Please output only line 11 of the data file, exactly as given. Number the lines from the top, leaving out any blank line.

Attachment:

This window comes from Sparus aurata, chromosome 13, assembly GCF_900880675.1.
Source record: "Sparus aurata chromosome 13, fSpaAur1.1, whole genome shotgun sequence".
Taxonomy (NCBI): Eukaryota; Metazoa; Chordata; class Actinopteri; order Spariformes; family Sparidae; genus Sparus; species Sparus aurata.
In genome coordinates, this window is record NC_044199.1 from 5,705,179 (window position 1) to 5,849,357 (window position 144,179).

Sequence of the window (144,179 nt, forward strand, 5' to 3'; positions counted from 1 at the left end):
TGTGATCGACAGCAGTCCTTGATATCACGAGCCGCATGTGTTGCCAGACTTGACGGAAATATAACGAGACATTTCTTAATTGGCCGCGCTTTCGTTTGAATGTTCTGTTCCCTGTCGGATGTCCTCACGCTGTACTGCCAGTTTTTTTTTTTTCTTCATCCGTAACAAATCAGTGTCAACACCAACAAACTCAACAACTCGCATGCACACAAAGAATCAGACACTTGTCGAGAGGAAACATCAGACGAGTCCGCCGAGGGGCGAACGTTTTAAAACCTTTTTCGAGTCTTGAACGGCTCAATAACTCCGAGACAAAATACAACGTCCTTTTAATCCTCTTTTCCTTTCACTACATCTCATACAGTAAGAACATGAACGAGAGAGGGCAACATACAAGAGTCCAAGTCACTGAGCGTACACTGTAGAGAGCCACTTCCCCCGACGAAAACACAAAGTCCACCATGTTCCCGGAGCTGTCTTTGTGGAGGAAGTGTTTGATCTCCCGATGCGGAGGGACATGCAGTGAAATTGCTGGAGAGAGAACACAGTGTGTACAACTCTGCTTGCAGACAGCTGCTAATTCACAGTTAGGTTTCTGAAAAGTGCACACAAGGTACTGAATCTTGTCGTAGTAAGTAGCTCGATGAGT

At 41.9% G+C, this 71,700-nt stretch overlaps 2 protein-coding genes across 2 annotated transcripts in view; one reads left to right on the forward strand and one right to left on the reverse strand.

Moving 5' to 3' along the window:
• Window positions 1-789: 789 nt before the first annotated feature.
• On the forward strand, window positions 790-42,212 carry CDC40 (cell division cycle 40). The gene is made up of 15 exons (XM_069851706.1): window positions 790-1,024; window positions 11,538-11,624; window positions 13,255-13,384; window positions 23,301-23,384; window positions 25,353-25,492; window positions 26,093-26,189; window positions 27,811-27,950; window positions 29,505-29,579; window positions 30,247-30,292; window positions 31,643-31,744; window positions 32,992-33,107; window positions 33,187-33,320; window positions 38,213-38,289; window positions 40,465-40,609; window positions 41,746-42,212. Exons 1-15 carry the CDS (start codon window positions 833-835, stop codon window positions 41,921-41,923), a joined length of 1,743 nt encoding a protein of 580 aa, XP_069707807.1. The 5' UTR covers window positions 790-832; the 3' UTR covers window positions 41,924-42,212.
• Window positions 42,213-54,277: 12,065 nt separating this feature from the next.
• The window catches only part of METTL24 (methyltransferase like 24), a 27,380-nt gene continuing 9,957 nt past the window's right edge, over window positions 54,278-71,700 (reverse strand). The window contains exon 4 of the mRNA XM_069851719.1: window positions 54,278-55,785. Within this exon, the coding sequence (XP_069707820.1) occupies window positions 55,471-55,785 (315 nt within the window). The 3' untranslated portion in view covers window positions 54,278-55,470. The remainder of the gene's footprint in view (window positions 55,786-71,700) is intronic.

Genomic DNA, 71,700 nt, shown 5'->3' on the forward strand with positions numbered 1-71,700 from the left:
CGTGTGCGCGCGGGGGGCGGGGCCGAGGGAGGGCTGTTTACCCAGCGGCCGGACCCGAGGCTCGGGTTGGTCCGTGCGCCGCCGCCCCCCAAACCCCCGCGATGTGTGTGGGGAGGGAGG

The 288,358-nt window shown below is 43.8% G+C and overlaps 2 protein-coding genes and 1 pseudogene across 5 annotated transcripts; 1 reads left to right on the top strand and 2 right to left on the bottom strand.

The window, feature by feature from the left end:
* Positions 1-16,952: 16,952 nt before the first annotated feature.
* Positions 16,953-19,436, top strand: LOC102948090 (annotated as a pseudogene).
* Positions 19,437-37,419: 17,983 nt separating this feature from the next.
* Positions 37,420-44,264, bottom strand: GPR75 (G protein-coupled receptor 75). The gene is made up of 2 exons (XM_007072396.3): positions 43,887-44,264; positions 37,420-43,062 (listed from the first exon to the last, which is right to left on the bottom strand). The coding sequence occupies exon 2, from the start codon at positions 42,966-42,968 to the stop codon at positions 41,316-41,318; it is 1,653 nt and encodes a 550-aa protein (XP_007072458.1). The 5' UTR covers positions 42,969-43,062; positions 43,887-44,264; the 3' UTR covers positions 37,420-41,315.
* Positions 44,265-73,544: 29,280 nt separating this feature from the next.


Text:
• Window positions 42,213-54,277: 12,065 nt separating this feature from the next.